Australia Medicare reimburses clinicians if there is a live audio-video component to the encounter and the patient is located at least 15 kilometers away from the consulting ophthalmologist or resides in a care facility for indigenous Australians.

“Initially, there was no reimbursement for the local referring optometrist,” Dr. Rathi said, “After Medicare implemented reimbursement covering technical costs for the referring physician, the program had a 3.5-fold increase in utilization during the next 12 months.”

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Given the mix of fee-for-service and capitated care health-care delivery models in the United States, as well as the evolution of telehealth reimbursement, a combination of teleglaucoma models could be sustainable, according to Dr. Rathi.

“For example, glaucoma care could be provided via synchronized consultation with the patient who is at home or in the primary-care physician’s office,” he said. “In the future, dedicated telehealth centers could have locations across the country.”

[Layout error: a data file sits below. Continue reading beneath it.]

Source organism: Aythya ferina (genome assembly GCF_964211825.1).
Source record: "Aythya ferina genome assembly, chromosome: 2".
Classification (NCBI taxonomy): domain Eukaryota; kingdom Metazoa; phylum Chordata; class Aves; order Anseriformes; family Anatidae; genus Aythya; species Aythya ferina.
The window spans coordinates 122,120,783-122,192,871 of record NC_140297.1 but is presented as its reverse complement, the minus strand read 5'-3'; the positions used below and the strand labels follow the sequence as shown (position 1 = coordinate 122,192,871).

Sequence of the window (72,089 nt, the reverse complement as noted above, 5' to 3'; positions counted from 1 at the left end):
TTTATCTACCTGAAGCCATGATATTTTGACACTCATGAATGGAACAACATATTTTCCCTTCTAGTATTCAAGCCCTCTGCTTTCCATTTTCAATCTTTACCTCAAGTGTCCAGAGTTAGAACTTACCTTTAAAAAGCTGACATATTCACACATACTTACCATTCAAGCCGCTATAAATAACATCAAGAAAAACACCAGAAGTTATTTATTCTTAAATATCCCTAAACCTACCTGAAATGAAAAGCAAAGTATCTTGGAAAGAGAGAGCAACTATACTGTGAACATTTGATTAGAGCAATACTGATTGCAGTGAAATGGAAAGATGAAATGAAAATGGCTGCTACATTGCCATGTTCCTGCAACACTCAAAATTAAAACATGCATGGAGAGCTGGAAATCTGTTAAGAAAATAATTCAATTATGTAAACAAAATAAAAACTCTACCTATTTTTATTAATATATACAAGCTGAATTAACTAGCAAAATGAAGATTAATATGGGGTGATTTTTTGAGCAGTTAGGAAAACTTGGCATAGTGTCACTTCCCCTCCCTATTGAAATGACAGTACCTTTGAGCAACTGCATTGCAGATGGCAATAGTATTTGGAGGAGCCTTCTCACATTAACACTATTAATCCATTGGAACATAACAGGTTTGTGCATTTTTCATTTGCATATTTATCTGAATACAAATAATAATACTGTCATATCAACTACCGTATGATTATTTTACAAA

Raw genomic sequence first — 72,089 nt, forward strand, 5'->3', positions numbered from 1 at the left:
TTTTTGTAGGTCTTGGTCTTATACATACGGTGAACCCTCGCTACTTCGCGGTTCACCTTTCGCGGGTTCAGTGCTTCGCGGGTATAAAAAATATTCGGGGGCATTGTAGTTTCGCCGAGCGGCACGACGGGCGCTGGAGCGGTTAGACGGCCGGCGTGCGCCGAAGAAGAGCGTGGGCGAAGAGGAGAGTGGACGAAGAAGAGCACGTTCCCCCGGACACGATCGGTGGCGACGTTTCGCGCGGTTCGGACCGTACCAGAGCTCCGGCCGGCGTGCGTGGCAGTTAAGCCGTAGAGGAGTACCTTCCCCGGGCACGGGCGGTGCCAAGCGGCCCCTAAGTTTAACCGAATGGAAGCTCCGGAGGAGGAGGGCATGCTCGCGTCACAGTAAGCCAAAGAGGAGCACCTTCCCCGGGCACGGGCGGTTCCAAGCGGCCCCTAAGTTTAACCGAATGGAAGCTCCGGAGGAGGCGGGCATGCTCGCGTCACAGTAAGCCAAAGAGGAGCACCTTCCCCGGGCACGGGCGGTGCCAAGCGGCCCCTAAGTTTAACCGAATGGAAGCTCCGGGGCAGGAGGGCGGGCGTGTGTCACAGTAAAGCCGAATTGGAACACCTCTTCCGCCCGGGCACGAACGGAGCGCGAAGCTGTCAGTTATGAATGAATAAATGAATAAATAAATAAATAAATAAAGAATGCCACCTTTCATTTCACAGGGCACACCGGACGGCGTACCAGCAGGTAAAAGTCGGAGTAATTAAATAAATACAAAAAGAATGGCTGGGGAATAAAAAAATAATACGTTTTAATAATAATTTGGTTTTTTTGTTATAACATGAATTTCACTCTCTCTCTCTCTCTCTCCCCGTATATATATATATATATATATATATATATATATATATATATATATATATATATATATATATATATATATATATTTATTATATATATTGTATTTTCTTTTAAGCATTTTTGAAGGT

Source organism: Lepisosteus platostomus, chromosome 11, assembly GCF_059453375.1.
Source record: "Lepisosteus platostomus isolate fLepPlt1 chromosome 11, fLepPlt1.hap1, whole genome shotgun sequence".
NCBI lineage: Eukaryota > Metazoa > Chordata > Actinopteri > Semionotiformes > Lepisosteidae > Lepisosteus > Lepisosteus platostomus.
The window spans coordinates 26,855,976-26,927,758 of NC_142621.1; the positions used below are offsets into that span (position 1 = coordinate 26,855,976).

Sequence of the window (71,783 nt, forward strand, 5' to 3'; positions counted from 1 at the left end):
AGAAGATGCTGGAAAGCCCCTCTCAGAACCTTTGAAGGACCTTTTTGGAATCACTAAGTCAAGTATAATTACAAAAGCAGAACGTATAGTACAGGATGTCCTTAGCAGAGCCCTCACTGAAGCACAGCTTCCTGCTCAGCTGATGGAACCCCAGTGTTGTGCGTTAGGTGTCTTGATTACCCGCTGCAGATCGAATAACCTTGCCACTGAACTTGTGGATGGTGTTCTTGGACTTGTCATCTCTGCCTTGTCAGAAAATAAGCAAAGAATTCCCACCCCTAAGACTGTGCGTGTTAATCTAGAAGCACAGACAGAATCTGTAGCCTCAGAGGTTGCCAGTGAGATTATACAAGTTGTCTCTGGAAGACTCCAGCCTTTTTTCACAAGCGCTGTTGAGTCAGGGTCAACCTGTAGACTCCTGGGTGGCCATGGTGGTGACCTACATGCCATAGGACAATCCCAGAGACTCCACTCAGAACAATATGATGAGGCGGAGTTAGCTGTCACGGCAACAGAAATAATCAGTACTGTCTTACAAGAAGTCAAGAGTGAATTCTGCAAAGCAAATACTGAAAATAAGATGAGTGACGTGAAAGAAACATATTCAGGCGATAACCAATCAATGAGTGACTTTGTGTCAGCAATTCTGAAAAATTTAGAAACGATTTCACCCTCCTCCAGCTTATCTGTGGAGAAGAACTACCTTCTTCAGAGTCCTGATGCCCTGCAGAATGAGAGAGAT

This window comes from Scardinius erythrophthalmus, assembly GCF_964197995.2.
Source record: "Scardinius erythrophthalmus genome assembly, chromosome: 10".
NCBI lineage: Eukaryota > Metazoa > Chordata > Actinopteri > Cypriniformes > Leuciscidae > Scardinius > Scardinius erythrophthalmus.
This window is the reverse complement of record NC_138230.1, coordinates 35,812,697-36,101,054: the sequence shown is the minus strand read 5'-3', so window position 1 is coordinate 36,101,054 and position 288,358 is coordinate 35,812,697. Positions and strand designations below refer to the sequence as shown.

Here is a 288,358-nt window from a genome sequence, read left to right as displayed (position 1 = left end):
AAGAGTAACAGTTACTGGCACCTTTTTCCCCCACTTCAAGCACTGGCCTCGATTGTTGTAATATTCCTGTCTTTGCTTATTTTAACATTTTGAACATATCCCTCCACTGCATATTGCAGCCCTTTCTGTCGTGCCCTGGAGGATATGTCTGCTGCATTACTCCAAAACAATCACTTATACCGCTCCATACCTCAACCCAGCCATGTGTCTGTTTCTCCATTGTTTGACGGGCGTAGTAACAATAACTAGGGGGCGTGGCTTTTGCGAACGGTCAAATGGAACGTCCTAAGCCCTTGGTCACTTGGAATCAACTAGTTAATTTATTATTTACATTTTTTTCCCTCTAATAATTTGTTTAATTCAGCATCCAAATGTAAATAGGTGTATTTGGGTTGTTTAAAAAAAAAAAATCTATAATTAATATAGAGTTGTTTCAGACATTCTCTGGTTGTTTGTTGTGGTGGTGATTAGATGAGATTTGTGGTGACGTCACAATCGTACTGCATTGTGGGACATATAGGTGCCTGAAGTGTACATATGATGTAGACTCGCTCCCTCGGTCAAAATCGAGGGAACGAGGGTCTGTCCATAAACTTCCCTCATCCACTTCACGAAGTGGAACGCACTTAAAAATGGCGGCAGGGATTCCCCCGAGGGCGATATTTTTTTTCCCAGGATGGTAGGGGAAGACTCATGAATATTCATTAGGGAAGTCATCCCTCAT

Dr. Rathi noted that like the Canadian version, asynchronized consultations could be useful where the optometrist or general ophthalmologist routes the clinical information to an off-site specialist for collaboration.

“Remote monitoring of glaucoma patients could include home-based IOP measurements and virtual reality visual field exams,” he said.


These remote glaucoma management models have unique advantages, but adoption of telehealth services is often determined by reimbursement. In the United States, a direct-to-consumer model where patients pay for telehealth services is not well-suited to glaucoma.